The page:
Mike Tracy, owner of Omni Human Resource Management, said he would invest in more staff to better serve local markets if he had access to government subsidies like APEX. He told Fox News his top priority as a business owner is the "the health and welfare and well-being of other small businesses," including nonprofits, that his company serves.
‘A whole series of picking winners and losers’
The small business owners felt the state government, through APEX, was prioritizing the undisclosed corporation over local companies.
"The one thing we say in small business is that tax cuts are for the other guy," Roatch told Fox News. "They never seem to come to us."
"If [government officials] want to create opportunity, they should do so on a level playing field, something that all businesses in the state can take advantage of, not just a single large corporation," Roatch added.
State Sen. Jeff Pittman, a Democrat who voted in favor of the bill, defended the subsidies as commonplace in Kansas.
"We have a whole series of picking winners and losers," he said. Pittman pointed to examples of agriculture subsidies and local bond programs.
The Kansas Department of Commerce offers a variety of business incentives, including programs dedicated to minority and women business development, rural opportunity zones and industrial training.
Tracy told Fox News there was "no chance" the state government would consider giving his company subsidies like those offered under APEX.
Kansas has the nation's highest effective tax rates on established businesses, in part due to its subsidy programs, according to the Kansas Policy Institute.
"It does bother me because we haven't really gotten a lot of breaks," Arnold said. "I don't like seeing it go to somebody who probably doesn't even need it."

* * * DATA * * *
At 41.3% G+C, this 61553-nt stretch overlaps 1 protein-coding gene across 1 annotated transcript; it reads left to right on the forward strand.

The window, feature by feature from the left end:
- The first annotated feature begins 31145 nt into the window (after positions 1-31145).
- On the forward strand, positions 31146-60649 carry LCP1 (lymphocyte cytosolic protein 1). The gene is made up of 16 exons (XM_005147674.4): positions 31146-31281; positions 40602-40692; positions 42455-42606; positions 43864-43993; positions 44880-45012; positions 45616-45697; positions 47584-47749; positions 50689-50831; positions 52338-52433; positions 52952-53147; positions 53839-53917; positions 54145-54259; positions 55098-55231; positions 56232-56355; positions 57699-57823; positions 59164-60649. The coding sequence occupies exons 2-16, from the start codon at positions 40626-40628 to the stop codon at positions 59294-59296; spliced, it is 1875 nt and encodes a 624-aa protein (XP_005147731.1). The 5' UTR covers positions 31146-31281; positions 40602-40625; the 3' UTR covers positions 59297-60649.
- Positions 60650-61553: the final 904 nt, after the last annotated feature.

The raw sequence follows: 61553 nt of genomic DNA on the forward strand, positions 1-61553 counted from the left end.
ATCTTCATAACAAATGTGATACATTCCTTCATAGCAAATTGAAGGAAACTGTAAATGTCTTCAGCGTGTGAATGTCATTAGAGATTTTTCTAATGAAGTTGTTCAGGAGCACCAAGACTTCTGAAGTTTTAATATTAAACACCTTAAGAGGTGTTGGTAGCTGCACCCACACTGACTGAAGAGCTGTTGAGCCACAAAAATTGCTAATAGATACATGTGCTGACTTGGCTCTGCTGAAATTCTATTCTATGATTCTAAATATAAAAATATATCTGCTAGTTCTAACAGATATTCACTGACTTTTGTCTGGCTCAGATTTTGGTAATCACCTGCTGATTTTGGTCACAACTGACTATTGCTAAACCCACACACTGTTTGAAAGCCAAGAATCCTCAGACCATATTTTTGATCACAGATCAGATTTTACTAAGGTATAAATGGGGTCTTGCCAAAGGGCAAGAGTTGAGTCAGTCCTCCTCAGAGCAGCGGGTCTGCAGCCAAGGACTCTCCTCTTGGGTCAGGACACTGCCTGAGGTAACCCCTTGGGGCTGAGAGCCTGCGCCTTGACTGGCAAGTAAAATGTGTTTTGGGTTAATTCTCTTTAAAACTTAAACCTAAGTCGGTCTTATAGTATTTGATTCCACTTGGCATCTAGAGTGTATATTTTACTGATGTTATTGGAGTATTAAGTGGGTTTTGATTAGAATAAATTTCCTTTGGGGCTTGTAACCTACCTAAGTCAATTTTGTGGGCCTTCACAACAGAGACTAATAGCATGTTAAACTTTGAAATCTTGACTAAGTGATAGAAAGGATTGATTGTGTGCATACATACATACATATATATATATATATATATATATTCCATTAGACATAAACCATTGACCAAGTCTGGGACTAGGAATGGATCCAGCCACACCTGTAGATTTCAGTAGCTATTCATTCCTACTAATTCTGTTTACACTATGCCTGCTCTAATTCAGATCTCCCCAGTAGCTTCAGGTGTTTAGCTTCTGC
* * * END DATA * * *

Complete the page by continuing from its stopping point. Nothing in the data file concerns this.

State Sen. Caryn Tyson, a Republican who opposed the APEX bill, told Fox News: "We're not taking care of our own. We're creating competition for our existing businesses."
Kansas’ 2.5% unemployment rate is the lowest in the history of the state, meaning businesses are already competing for a limited talent pool, according to the Kansas Department of Labor. There were 90,000 open jobs in Kansas as of February 2022, compared to 74,000 the year prior, according to the U.S. Department of Labor.
"We could find no one to work," Corbet told Fox News. "Labor services couldn't provide anybody, so we had to invest some money to automate as many things as we possibly could to stay in business."
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Pittman said Kansas laborers will benefit from working for the undisclosed company since it will likely offer higher wages than existing job openings.
"We have a labor shortage for low-end wages," he said. "I'd rather have a job in a facility like the one we're looking at than maybe working minimum wage."
‘Mass transfer of wealth from Kansas to Japan’
Roatch told Fox News that the subsidies provided through APEX bolster the profits of an international corporation at the expense of Kansas taxpayers. He called the program a "net negative for Kansas."
"I have heard from representatives in Oklahoma that told me flat out that [APEX] was for Panasonic, and it was to make auto batteries," state Sen. Mark Steffen, a Republican who voted against the bill, previously told Fox News.
The Japan Times reported that Panasonic plans to build a factory in either Oklahoma or Kansas to produce batteries for Tesla’s new Texas plant. The Japanese company did not respond to a request for comment.
"The benefits of that subsidy and additional profits accrue to the shareholders, which are global, and the C-level executives who have higher bonuses," Roatch said. "This is a mass transfer of wealth from Kansas to Japan."
Corbet told Fox News: "There's no such thing as government-funded. It is all taxpayer funded."
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"So the gift that was given to [the undisclosed company] wasn't from the state of Kansas," he added. "It was from all the people that live here."
Tracy was more optimistic about the law.
"I'm going to take a position that says these are states making an investment no different than a private equity firm," he told Fox News. "I hope that keeps the tax base low, keeps property taxes low and does all the things you're supposed to do when you have when you have corporate businesses."
Ethan Barton contributed to this report.